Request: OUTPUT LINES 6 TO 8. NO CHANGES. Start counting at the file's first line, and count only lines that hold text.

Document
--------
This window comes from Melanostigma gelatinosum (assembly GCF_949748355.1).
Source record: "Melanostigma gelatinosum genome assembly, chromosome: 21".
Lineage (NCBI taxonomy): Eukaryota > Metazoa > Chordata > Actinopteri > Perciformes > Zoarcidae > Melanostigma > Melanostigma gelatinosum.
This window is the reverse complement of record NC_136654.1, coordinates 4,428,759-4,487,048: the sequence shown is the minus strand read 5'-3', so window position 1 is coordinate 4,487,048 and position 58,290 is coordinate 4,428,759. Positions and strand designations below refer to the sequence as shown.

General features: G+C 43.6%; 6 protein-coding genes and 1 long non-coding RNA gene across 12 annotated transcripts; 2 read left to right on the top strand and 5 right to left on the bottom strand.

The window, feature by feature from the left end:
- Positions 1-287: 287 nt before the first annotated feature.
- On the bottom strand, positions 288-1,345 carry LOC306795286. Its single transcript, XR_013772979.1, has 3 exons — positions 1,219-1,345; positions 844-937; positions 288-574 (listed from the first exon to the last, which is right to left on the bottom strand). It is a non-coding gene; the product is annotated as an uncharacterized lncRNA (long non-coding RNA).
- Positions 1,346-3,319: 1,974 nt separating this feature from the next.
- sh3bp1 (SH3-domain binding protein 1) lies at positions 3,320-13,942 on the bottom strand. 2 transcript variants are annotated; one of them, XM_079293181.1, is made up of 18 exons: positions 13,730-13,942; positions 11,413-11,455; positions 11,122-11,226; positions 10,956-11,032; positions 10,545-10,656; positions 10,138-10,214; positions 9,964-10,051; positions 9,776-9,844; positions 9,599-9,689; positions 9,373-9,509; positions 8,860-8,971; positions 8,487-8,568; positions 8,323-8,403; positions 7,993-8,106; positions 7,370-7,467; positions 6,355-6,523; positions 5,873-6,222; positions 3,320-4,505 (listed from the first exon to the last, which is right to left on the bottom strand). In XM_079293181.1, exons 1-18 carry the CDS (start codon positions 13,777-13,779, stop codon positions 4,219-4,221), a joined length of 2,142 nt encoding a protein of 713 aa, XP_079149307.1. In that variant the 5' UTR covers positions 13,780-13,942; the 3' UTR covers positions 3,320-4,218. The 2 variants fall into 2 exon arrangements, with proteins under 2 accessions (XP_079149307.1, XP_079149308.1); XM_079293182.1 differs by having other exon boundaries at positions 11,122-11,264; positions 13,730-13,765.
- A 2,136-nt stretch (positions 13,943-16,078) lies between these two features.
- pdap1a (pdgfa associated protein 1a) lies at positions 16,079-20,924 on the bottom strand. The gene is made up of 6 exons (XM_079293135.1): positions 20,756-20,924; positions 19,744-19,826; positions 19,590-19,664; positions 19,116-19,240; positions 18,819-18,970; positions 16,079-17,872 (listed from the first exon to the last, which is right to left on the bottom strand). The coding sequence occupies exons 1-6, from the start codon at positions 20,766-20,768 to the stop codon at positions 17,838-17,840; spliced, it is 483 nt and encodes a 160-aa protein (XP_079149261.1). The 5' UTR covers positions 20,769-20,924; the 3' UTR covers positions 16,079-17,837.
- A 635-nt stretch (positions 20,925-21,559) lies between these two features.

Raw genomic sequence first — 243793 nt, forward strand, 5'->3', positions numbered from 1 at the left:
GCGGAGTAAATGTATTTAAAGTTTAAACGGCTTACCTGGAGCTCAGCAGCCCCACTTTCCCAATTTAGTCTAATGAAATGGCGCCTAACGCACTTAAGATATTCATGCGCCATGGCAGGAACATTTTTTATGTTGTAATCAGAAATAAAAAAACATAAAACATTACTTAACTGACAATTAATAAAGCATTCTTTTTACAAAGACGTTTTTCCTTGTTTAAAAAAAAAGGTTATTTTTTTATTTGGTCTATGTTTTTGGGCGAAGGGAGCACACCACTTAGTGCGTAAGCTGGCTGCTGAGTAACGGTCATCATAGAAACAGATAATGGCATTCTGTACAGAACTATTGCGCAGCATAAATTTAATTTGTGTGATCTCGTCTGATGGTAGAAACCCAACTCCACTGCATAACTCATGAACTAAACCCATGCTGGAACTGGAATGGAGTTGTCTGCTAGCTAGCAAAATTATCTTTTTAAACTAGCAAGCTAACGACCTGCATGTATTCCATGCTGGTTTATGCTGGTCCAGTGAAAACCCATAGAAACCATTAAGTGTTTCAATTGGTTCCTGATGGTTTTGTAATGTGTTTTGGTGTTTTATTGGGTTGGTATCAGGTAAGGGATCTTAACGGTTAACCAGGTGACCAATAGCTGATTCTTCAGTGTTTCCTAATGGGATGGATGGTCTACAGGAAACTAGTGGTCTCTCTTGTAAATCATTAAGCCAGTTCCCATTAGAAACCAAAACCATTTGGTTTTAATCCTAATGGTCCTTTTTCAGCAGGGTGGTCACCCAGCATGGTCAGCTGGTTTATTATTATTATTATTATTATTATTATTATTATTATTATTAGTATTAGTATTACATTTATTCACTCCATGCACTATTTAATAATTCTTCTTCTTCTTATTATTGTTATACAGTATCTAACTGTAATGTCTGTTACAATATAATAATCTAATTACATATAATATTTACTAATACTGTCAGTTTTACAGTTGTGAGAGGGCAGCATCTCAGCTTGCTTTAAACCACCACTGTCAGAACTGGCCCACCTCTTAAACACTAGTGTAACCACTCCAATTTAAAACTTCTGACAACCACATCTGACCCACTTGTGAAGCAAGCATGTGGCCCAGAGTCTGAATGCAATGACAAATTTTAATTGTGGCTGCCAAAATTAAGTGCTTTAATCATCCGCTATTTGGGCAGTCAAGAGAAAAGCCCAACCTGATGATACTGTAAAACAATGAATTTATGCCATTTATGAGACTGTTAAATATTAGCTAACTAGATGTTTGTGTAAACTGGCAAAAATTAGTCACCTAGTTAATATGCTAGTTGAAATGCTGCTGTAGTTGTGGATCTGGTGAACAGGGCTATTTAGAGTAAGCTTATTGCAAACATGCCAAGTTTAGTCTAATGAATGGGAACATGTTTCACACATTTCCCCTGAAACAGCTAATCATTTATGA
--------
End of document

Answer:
The window, feature by feature from the left end:
- Positions 1-287: 287 nt before the first annotated feature.
- On the bottom strand, positions 288-1,345 carry LOC306795286. Its single transcript, XR_013772979.1, has 3 exons — positions 1,219-1,345; positions 844-937; positions 288-574 (listed from the first exon to the last, which is right to left on the bottom strand). It is a non-coding gene; the product is annotated as an uncharacterized lncRNA (long non-coding RNA).